Dissertation Defense

Posted on Jun 30, 2012 in Biomedical Informatics | No Comments

I defended my dissertation titled, “Understanding Adaptive Behaviors in Complex Clinical Environments” (abstract and interactive presentation below) in June 2012. The abstract and link to my interactive presentation (created using Prezi) is available below. This is a good place to start, if you want an overview of my major PhD research work.


If you have never used Prezi before, here is a quick tutorial. You can press right and left keys to follow the preset path on the presentation. If you want to explore the research space on your own, you you can either use the magnify buttons or simply click the element you are interested in. For more information check out the “Get Started” Prezi module. From the half way point, the first tutorial covers the ways in which you can explore a presentation.

Dr. Robert Greenes, Co-Chair (Dept. Biomedical Informatics, Arizona State University)
Dr. Vimla Patel, Co-Chair (New York Academy of Medicine)
Dr. Diana Petitti, Member (Dept. Biomedical Informatics, Arizona State University)
Dr. Valentin Dinu, Member (Dept. Biomedical Informatics, Arizona State University)
Dr. Mark Smith, Member (Banner Good Samaritan Medical Center)

ABSTRACT: Critical care environments are complex in nature. Fluctuating team dynamics and the plethora of technology and equipment create unforeseen demands on clinicians. Such environments can become chaotic very quickly, due to the chronic exposure to unpredictable clusters of events. In order to cope with this complexity, clinicians tend to develop ad-hoc adaptations to function in an effective manner. It is these adaptations or “deviations” from expected behavior that provide insight into the processes that shape the overall behavior of the complex system. The research described in this manuscript examines the cognitive basis of clinicians’ adaptive mechanisms and presents a methodology for studying the same.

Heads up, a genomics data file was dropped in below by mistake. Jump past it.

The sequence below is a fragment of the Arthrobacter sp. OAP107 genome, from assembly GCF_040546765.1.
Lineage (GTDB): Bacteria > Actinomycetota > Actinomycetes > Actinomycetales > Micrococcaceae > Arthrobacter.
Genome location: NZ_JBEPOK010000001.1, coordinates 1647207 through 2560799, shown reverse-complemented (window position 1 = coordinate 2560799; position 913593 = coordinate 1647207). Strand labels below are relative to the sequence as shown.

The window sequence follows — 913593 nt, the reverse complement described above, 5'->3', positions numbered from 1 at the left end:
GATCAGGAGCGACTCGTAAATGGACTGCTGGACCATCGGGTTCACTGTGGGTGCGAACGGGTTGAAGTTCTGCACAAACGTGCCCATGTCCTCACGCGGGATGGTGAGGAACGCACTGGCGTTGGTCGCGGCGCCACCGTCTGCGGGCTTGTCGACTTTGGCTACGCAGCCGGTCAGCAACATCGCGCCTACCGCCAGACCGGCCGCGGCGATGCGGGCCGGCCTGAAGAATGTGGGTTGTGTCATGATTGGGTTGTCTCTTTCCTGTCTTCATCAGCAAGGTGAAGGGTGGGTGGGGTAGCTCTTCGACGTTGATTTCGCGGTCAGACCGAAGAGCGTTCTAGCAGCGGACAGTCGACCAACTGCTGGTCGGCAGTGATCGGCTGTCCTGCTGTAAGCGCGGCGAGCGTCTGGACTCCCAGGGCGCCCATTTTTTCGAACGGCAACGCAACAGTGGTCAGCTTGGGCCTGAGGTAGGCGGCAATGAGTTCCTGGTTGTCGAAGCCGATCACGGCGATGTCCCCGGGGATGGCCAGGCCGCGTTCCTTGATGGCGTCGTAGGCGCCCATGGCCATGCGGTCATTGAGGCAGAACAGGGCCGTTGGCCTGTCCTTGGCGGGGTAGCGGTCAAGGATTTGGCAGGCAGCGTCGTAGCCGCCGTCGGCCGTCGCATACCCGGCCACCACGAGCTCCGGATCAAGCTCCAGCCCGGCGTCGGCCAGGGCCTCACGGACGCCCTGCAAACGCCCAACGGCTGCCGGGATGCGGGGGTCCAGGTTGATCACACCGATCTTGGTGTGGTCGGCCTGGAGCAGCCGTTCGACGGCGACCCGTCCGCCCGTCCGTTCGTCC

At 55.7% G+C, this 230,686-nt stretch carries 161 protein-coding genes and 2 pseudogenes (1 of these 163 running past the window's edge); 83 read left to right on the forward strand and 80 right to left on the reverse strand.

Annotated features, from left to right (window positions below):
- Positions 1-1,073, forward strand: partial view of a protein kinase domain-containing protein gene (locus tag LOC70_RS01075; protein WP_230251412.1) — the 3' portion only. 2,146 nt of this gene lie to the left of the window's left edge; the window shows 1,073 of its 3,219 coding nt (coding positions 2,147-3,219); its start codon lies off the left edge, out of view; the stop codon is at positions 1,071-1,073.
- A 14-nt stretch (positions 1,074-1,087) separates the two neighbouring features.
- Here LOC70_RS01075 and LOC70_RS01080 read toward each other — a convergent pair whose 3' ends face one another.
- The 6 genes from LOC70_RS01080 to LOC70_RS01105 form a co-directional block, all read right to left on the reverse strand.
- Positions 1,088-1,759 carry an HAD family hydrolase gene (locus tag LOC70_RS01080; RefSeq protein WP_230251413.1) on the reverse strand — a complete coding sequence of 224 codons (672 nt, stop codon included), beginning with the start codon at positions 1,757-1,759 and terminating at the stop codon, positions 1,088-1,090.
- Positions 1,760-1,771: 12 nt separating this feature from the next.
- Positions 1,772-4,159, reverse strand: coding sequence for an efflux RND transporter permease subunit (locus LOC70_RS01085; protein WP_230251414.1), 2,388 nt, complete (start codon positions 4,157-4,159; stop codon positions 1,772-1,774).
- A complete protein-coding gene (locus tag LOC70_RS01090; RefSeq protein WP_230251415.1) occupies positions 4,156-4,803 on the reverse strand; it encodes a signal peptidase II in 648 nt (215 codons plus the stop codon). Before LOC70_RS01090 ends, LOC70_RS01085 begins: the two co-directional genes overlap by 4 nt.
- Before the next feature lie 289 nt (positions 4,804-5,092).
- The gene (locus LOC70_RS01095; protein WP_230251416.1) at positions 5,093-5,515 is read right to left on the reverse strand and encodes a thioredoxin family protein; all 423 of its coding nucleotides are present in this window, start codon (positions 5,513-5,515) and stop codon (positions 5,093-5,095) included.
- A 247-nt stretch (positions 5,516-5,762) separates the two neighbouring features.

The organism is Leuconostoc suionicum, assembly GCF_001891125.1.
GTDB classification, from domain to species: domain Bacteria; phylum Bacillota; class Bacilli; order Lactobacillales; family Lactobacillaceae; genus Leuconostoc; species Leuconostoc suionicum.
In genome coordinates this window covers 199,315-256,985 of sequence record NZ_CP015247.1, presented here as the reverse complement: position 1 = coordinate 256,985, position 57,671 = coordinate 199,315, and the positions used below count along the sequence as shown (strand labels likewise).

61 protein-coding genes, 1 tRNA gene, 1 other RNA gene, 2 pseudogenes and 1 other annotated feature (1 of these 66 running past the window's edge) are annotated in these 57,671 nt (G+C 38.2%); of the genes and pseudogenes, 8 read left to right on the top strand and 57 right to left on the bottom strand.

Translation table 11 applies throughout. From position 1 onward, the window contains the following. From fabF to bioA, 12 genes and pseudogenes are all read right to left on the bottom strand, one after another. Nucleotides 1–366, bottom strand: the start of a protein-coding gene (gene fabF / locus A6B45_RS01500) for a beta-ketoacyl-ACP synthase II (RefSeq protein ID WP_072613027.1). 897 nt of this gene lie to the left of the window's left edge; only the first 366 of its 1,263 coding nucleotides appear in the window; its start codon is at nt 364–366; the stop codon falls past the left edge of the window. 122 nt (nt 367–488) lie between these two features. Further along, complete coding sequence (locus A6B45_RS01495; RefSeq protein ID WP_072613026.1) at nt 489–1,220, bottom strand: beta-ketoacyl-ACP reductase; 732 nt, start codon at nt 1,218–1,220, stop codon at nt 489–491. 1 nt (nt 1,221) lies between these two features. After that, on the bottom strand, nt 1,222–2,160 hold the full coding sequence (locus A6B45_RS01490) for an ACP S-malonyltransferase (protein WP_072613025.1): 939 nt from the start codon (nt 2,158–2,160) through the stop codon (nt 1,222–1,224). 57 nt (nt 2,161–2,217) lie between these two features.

Examining interactions in complex systems is difficult due to the disassociation between the nature of the environment and the tools available to analyze underlying processes. In this work, the use of a mixed methodology framework to study trauma (a complex clinical environment) is presented. The hybrid framework supplements existing methods of data collection (qualitative observations) with quantitative methods (use of electronic tags) to capture activities in the complex system. Quantitative models of activities (using Hidden Markov Modeling) and theoretical models of deviations were developed to support this mixed methodology framework.

The quantitative activity models developed were tested with a set of fifteen simulated activities that represent workflow in trauma. A mean recognition rate of 87.5% was obtained in automatically recognizing the activities. Theoretical models, on the other hand, were developed using field observations of 30 trauma cases. The analysis of the classification schema (with substantial inter-rater reliability) and 161 deviations identified shows that expertise and role played by the clinician in the trauma team influences the nature of deviations made (p<0.01).

The results show that while expert clinicians deviate to innovate, deviations of novices often results in errors. Experts’ flexibility and adaptiveness allow their deviations to generate innovative ideas, in particular when dynamic adjustments are required in complex situations. The findings suggest that while adherence to protocols and standards is important for novice practitioners to reduce medical errors and ensure patient safety, there is strong need for training novices in coping with complex situations as well.


  • [CONFERENCE PROCEEDINGS] Vankipuram M, Ghaemmaghami V, Patel VL, “Adaptive Behaviors of Experts in Following Standard Protocol in Trauma Management: Implications for Developing Flexible Guidelines”, American Medical Informatics Association (AMIA) Annual Symposium, (2012). [Download PDF]
  • [JOURNAL ARTICLE] Kahol K*, Vankipuram M*, Patel VL, Smith ML, “Deviations from Protocol in a Complex Trauma Environment: Errors or Innovations?”, J Biomedical Informatics, (2011); 44(3): 425-31. [Download PDF]
    (This paper was cited in the Institute of Medicine (IOM) 2012 report on Health IT and Patient Safety: Building Safer Systems for Better Care)
  • [JOURNAL ARTICLE] Vankipuram M, Kahol K, Cohen T, Patel VL, “Toward Automated Workflow Analysis and Visualization in Clinical Environments”, J Biomedical Informatics, (2011); 44(3): 432-40. [Download PDF]
  • [CONFERENCE PROCEEDINGS] Vankipuram M, Kahol K, Cohen T, Patel V, “Visualization and Analysis of Activities in Critical Care Environments”, American Medical Informatics Association (AMIA) Annual Symposium Proceedings, (2009); 662–6. [Download PDF]

* Equal contribution by authors for the publication.

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